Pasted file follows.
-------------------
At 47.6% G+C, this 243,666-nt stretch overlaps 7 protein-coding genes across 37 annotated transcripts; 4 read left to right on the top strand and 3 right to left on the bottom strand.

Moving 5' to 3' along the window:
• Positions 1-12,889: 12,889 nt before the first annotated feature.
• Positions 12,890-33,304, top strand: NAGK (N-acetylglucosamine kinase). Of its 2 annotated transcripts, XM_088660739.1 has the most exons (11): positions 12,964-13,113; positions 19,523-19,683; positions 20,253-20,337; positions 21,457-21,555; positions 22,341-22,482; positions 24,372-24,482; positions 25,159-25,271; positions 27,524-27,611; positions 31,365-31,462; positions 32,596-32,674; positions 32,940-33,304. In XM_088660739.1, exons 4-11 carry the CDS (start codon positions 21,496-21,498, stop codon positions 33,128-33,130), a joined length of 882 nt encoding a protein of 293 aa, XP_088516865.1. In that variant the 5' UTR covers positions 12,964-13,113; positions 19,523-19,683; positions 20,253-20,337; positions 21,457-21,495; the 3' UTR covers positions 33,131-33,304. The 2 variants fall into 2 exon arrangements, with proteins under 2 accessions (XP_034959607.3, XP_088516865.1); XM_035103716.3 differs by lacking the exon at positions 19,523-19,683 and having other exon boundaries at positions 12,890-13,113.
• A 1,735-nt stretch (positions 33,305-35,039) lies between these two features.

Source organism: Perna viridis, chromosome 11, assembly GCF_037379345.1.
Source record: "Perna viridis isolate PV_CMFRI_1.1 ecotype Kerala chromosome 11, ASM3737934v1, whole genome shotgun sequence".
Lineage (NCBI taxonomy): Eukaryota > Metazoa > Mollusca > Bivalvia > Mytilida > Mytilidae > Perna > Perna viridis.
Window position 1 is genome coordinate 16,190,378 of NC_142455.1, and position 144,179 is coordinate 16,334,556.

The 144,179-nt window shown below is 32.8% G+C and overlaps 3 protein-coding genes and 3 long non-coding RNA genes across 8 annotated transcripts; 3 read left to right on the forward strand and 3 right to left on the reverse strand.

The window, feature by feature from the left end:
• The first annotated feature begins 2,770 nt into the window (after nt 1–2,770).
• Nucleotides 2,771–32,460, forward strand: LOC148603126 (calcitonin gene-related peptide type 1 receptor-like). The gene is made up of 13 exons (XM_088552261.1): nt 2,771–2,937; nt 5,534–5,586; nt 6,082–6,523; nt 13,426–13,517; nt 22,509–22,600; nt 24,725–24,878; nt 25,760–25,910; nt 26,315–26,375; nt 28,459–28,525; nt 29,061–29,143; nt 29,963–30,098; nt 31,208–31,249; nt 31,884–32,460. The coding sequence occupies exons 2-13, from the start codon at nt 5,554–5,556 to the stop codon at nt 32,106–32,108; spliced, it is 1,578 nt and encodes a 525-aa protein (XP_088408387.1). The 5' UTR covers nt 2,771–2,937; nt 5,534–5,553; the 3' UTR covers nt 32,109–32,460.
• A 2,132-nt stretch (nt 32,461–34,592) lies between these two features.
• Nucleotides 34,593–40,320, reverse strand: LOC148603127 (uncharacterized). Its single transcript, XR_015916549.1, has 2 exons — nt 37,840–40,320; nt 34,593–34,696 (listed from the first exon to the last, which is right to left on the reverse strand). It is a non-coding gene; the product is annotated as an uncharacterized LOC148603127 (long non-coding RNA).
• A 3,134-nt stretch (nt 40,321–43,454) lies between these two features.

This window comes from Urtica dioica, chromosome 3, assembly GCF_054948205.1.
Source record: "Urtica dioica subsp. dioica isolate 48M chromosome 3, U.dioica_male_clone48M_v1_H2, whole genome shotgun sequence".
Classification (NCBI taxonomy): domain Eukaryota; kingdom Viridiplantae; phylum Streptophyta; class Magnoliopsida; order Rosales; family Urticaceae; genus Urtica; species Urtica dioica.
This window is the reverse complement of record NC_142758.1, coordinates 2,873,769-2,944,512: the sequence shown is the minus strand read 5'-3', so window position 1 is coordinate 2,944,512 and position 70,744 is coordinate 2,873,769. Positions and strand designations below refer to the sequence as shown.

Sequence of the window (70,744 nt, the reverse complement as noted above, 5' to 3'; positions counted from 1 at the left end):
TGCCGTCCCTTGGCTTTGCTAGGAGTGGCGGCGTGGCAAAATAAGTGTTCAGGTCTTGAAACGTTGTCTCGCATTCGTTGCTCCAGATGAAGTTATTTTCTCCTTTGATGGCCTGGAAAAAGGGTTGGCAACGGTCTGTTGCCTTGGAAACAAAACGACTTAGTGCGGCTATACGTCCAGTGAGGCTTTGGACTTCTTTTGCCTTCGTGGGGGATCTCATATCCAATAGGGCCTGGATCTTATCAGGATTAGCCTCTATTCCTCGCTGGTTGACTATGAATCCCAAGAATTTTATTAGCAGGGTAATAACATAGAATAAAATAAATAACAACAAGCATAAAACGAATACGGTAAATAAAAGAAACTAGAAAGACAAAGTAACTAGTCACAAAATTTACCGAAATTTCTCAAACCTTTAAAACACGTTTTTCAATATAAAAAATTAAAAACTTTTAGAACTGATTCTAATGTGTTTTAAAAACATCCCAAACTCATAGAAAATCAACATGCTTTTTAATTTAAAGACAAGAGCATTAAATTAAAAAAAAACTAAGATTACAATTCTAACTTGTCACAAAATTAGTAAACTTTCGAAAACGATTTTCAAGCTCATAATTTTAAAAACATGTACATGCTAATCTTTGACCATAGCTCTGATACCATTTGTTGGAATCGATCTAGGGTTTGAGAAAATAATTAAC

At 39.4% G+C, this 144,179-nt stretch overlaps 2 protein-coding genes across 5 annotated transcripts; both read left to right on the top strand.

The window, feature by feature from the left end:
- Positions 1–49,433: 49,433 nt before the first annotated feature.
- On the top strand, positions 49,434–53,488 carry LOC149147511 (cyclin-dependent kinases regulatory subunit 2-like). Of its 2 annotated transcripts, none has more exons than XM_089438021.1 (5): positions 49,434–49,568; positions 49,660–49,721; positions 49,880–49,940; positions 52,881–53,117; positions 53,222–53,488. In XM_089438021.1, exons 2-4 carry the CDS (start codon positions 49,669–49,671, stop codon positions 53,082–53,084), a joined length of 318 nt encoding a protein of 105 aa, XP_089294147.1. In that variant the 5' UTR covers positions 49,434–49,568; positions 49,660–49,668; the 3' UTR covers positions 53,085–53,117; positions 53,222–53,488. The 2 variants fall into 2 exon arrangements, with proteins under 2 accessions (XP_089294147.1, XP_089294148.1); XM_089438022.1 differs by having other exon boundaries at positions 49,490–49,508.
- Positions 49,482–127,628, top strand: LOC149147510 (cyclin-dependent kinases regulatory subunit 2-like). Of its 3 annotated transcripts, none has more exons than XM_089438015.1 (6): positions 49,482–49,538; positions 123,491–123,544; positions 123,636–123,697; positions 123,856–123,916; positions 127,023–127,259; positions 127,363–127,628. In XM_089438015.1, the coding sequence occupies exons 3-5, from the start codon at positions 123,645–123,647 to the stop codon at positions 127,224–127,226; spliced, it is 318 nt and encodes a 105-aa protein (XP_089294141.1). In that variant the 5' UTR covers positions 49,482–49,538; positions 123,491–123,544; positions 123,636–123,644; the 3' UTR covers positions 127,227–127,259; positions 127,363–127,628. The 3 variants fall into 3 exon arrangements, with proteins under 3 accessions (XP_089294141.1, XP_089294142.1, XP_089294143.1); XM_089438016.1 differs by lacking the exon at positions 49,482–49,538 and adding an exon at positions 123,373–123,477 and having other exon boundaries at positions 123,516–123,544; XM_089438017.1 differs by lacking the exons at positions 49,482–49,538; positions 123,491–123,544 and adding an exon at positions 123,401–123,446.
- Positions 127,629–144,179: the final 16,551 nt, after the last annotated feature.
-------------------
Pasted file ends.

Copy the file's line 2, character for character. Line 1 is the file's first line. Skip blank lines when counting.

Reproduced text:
Moving 5' to 3' along the window: